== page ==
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Frank Blair : Lincoln's conservative /
William E. Parrish.
imprint
Columbia : University of Missouri Press, c1998.
description
xv, 318 p. : ill. ; 25 cm.
ISBN
0826211569 (alk. paper)
format(s)
Book
Holdings
More Details
imprint
Columbia : University of Missouri Press, c1998.
isbn
0826211569 (alk. paper)
general note
Series statement taken from jacket.
catalogue key
1832797
 
Includes bibliographical references (p. 291-310) and index.
A Look Inside
Full Text Reviews
Appeared in Choice on 1998-07:
The Blairs influenced mid-19th century politics in ways that invite comparison to the Gores or Bushes. Francis Preston Blair was a Jacksonian editor, and his sons Montgomery and Frank Blair had significant political roles. Frank Blair, the younger son, came of age in pre-Civil War Missouri, was a Union officer fighting in the decisive 1864 campaigns, and was active in national Reconstruction politics. Lawyer, newspaper editor, and professional politician, Blair influenced Missouri's decision to remain with the Union and tried to persuade Lincoln to be conservative on racial issues. In postwar politics Frank Blair opposed radical Republicanism of the late 1860s, and in 1868 he ran as the vice presidential nominee of the Democratic party. The author used manuscript sources, newspapers, and a vast secondary literature. His principal contribution is an enhanced understanding of Missouri and national politics of the era. Biography may not have been the best genre for Parrish's effort. Insight into the person is missing. Blair's wife is frequently mentioned, but apart from acknowledging the births of the eight children and reference to the financial and emotional distress Blair's consuming interest in politics caused his family, the personal side of his life is largely undeveloped. Upper-division undergraduates and above. T. F. Armstrong; Texas Wesleyan University
Reviews
Review Quotes
"Every man in Missouri, whatever his politics, his religion, or his beverage . . . has reason to believe that a braver man than Frank Blair never set foot on Missouri soil or any other soil. No one hereabouts whose hope of eternal life was not well assured, would ever think of drawing a knife or pistol on Frank."-Anonymous Missourian to a reporter for the New York Sun
This item was reviewed in:
Choice, July 1998
To find out how to look for other reviews, please see our guides to finding book reviews in the Sciences or Social Sciences and Humanities.
Summaries
Main Description
Known for his fearlessness in both the political arena and the battlefield, Frank Blair is a Missouri legend. As a member of one of the most prominent and powerful political families in America during the nineteenth century, possibly the equivalent of the twentieth-century Kennedys, Frank was steeped in politics at an early age. The youngest son of Francis Preston Blair, editor of Andrew Jackson's Washington Globe and adviser to Presidents Andrew Jackson through Andrew Johnson, Frank Blair was greatly influenced by his father, who had high political expectations of him. Volatile and combative, Blair was either strongly admired or hated by the public figures of his day. He held adamantly to his opinions and fought hard for his political causes. He was an ardent supporter of Abraham Lincoln and championed the president's program in Congress and in Missouri against the frequent assaults of the Radicals. Credited with being the principal leader in saving Missouri for the Union in 1861, Blair later served with great distinction at Vicksburg, Chattanooga, and in the Sherman campaigns throughout Georgia and the Carolinas. He is one of only two Missourians ever honored by his state in Statuary Hall in the U.S. Capitol. Frank Blair: Lincoln's Conservative reveals the full extent of Blair's importance as a national political figure. Specialists in nineteenth-century America, students of Missouri history, and Civil War buffs will welcome this study, which will long stand as the definitive work on this influential and colorful character.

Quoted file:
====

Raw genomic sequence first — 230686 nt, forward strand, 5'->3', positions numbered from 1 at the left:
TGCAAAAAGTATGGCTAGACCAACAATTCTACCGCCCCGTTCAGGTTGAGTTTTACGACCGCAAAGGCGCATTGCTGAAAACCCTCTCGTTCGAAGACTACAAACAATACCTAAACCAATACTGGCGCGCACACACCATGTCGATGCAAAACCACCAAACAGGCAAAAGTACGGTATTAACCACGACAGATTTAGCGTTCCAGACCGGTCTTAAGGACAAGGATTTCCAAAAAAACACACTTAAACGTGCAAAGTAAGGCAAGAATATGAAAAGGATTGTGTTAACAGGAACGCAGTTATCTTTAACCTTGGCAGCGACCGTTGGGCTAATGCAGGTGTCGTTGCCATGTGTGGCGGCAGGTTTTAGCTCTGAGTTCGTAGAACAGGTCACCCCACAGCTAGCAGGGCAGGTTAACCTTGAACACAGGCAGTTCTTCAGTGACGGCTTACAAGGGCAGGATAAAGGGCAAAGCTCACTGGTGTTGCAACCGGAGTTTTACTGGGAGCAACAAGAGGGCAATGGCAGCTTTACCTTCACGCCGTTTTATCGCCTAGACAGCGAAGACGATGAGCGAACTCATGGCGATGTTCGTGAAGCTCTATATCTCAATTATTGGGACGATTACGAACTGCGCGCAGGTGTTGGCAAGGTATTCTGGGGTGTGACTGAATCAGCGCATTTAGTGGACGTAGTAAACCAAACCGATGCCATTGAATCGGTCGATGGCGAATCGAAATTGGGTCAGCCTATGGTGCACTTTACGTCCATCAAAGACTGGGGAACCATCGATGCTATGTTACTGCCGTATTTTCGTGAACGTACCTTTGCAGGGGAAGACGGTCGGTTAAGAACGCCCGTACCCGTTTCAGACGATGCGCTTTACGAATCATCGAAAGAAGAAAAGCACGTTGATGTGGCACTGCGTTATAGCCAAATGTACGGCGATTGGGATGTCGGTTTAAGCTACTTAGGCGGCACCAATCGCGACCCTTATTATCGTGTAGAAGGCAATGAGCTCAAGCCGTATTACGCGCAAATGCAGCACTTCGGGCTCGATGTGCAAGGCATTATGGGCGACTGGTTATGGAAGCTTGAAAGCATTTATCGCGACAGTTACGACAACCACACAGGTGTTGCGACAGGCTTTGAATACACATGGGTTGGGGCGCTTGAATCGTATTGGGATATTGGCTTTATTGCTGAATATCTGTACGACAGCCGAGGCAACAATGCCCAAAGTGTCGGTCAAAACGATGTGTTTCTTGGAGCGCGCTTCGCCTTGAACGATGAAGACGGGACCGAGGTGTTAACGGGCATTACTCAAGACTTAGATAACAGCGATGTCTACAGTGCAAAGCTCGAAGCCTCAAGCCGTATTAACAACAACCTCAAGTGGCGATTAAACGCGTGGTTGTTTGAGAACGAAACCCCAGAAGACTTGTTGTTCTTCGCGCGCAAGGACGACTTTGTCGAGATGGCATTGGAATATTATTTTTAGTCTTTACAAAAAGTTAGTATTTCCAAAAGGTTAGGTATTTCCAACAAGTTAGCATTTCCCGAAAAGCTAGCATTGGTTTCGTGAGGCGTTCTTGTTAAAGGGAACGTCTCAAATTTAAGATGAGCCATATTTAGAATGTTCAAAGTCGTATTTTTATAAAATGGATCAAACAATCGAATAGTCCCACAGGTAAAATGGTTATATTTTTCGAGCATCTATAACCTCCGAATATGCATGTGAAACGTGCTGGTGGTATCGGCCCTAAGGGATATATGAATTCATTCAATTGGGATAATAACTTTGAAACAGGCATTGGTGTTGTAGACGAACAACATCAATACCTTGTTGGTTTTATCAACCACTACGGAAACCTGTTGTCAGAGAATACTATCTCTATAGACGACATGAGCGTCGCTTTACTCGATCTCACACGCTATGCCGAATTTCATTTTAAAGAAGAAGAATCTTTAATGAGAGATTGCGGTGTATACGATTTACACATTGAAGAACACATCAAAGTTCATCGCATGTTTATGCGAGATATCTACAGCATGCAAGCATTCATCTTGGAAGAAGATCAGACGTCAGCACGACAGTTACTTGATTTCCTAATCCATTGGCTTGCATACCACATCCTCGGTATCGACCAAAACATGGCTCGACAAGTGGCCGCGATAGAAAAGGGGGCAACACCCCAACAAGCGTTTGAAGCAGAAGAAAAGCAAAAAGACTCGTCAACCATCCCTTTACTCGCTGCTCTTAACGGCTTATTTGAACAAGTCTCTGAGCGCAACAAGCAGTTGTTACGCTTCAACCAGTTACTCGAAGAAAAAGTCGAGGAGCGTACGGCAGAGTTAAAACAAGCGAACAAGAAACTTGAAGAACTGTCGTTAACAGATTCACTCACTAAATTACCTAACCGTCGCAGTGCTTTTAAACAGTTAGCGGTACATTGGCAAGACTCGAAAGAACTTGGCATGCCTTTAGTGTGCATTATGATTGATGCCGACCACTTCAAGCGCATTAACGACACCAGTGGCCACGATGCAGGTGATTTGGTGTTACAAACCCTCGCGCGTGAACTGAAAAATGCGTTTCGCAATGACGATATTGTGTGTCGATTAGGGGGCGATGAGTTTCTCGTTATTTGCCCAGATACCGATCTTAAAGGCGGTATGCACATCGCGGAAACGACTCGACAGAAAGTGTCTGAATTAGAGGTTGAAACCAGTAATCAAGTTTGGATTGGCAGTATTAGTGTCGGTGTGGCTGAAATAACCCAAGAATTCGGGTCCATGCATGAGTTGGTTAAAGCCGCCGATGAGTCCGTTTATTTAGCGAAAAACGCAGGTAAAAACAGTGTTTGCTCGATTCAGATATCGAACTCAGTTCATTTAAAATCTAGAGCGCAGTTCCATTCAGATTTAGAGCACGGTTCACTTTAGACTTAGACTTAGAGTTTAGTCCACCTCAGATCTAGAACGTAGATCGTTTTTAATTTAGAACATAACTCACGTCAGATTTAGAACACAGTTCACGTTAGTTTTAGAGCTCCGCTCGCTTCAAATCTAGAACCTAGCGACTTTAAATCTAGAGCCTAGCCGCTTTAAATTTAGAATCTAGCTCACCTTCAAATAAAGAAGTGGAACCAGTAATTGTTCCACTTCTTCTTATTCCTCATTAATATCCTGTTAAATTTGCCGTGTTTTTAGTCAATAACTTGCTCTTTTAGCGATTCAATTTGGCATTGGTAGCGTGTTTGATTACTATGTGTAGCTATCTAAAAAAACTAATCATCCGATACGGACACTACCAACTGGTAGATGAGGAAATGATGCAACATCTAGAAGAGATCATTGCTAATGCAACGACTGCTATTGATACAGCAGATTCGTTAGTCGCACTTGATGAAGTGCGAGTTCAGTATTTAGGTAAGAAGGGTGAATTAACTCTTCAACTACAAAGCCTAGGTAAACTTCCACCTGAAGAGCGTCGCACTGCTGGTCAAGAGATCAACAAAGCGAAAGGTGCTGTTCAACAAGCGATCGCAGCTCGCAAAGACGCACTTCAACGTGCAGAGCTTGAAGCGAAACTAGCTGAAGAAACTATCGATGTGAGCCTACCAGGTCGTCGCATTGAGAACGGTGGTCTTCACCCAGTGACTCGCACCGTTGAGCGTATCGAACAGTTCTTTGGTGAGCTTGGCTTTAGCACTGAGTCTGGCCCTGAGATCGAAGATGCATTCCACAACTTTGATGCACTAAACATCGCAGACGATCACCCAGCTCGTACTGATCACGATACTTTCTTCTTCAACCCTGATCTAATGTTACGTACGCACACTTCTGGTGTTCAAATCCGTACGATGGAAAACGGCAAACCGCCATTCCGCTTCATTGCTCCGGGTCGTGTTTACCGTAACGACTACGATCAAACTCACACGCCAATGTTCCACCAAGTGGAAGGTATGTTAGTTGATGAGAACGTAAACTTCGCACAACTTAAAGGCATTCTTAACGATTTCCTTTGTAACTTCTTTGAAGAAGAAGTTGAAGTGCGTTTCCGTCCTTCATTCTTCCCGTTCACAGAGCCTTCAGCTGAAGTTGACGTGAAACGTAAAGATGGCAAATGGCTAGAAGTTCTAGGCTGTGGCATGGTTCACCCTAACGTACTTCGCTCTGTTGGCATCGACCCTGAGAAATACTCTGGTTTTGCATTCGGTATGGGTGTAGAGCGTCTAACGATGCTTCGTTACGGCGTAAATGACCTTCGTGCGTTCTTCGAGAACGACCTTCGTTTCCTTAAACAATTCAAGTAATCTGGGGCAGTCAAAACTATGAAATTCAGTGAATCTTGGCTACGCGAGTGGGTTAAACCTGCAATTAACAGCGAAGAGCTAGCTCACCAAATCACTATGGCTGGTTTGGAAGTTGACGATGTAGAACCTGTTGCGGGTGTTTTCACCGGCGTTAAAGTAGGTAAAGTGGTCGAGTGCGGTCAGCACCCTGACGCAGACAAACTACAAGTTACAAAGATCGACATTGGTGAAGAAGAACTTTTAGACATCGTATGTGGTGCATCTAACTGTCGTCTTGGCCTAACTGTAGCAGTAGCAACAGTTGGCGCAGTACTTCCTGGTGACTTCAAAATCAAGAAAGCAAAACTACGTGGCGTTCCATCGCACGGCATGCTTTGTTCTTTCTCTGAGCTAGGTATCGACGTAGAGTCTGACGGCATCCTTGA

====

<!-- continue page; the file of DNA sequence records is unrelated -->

Main Description
Known for his fearlessness in both the political arena and the battlefield, Frank Blair is a Missouri legend. As a member of one of the most prominent and powerful political families in America during the nineteenth century, possibly the equivalent of the twentieth-century Kennedys, Frank was steeped in politics at an early age. The youngest son of Francis Preston Blair, editor of Andrew Jackson'sWashington Globeand adviser to Presidents Andrew Jackson through Andrew Johnson, Frank Blair was greatly influenced by his father, who had high political expectations of him. Volatile and combative, Blair was either strongly admired or hated by the public figures of his day. He held adamantly to his opinions and fought hard for his political causes. He was an ardent supporter of Abraham Lincoln and championed the president's program in Congress and in Missouri against the frequent assaults of the Radicals. Credited with being the principal leader in saving Missouri for the Union in 1861, Blair later served with great distinction at Vicksburg, Chattanooga, and in the Sherman campaigns throughout Georgia and the Carolinas. He is one of only two Missourians ever honored by his state in Statuary Hall in the U.S. Capitol. Frank Blair: Lincoln's Conservativereveals the full extent of Blair's importance as a national political figure. Specialists in nineteenth-century America, students of Missouri history, and Civil War buffs will welcome this study, which will long stand as the definitive work on this influential and colorful character.

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